“Evil Dead” chronicles the kind of madness that could ensue when the characters are faced with an unreliable rule-maker. The characters, as stupid as horror movie victims go, put their trust in the writings of an evil book to survive the night, the same book that’s trying to eat their souls.
After a brief prologue, the film begins with an intervention. Mia (Jane Levy, “Suburgatory”), with the help of her brother David (Shiloh Fernandez, “Red Riding Hood”), his girlfriend Natalie, played by Elizabeth Blackmoore (“Legend of the Seeker”), and friends Olivia and Eric, played by Jessica Lucas (“Cloverfield”) and Lou Taylor Pucci (“Carriers”), travel to a decrepit family cabin in the woods to help her quit her heroin addiction.
Drugs become the least of their worries when an ancient tome is discovered in a secret cellar at the bottom of the cabin. Eric, probably the life of the party at whatever college he flunked out of, reads an incantation aloud despite being warned not to and the terror begins.
Bound in human flesh and inked in human blood, the book provides all of the laws the audience will become accustomed to on this terrifying evening. We learn how possessions are completed, how souls can be saved, and how many are required to be feasted upon to awaken the worst demon of them all.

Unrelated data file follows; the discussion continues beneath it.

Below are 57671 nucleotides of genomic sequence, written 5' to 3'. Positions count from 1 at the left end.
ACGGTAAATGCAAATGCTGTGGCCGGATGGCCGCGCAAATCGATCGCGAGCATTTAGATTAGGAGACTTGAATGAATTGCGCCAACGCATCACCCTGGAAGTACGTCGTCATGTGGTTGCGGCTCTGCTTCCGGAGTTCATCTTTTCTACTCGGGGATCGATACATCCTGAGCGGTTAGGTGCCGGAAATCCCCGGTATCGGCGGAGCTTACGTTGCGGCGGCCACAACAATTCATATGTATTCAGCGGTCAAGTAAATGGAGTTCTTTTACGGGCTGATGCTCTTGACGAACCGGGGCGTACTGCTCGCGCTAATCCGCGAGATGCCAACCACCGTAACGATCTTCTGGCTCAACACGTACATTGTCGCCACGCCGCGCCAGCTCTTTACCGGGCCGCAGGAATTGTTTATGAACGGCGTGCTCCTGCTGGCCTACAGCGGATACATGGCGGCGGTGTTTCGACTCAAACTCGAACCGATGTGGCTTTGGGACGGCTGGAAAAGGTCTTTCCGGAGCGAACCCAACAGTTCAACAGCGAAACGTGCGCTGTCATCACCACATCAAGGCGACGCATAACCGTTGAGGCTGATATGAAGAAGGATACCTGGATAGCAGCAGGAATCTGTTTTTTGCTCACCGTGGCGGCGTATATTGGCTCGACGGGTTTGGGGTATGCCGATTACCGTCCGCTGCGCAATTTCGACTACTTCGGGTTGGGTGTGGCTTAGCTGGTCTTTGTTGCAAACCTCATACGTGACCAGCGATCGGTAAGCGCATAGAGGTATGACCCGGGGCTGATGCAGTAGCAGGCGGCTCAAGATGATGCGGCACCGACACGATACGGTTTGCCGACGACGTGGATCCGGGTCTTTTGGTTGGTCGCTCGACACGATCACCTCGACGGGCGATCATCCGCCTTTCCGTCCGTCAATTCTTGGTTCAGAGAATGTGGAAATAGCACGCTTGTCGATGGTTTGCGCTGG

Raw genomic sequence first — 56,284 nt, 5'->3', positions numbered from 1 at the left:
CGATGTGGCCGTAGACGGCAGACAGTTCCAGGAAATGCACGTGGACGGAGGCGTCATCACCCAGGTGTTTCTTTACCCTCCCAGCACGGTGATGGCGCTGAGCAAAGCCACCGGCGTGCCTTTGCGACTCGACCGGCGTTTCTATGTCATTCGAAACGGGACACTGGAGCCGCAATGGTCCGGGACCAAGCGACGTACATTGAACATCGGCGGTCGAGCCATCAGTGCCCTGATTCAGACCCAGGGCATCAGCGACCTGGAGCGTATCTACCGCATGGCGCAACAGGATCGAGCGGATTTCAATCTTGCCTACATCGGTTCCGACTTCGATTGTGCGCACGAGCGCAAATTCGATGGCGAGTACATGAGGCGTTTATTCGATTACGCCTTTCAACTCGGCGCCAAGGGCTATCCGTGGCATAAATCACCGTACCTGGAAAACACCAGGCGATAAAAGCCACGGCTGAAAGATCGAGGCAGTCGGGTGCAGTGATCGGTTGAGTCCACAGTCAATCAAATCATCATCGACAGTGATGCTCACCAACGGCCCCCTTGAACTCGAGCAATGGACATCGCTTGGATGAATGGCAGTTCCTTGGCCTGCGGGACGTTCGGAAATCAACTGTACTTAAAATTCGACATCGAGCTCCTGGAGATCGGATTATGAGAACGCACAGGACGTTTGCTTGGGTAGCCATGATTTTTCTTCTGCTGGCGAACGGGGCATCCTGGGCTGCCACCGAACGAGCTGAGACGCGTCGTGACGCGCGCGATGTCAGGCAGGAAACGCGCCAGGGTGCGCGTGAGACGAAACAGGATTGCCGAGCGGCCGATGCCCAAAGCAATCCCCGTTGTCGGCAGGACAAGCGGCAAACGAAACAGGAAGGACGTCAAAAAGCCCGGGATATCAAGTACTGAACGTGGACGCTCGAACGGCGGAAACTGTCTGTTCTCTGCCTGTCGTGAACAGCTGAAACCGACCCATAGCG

If it weren’t for the last 20 minutes of the film, I’d say “Evil Dead” does nothing new. You have your bathroom mirror scare, your loud bangs that turn out to be nothing, and above all, some laughable decisions that lead to deserved deaths. The story is weakly constructed, secondary to all of the gore and cheap tricks that the audience is paying to see.
But a surprising climax helps redeem the film. Some will say what happens makes no sense. Others will demand that you not look into further, since it is a horror movie. I say it’s a deliberate incongruence, a breaking of the laws it establishes and fools you into trusting.
Not stopping there, the film also questioned my trust in certain conventions filmmakers are accustomed to abiding by in order to communicate and solidify certain ideas.
An example: death in movies. There’s a universal way of indicating that someone’s dead that I’m comfortable with, since so many movies do it. Typically, a final close up shot of the dying character will have his or her eyes close, or their breathing will stop, or there’ll some kind of sign that says “this character just died”.
One shot, where David’s girlfriend has been saved by dismemberment (or has she?), has her lying on the floor, life inching away. At the moment where I expect to see some kind of red flag to show that poor Natalie is dead and free, the film moves on to the next scene, and we never see her again. We can assume that she’s dead, but if we look at Hollywood’s way of doing things, can we be sure? The same thing happens later on with a different character, and they turn out to be alive.
Whether the film intended to or not, it makes you aware of how we latch on to rules to keep a firm grasp on what’s really going on. Otherwise, things don’t make sense, and when the film’s rules are provided by a book that’s clearly up to no good, can you really trust anything it’s telling you? There’s plenty of blood and horror here, but if you’re as tired as I am of it, “Evil Dead” adds a little more than spectacle if you can make it through the night.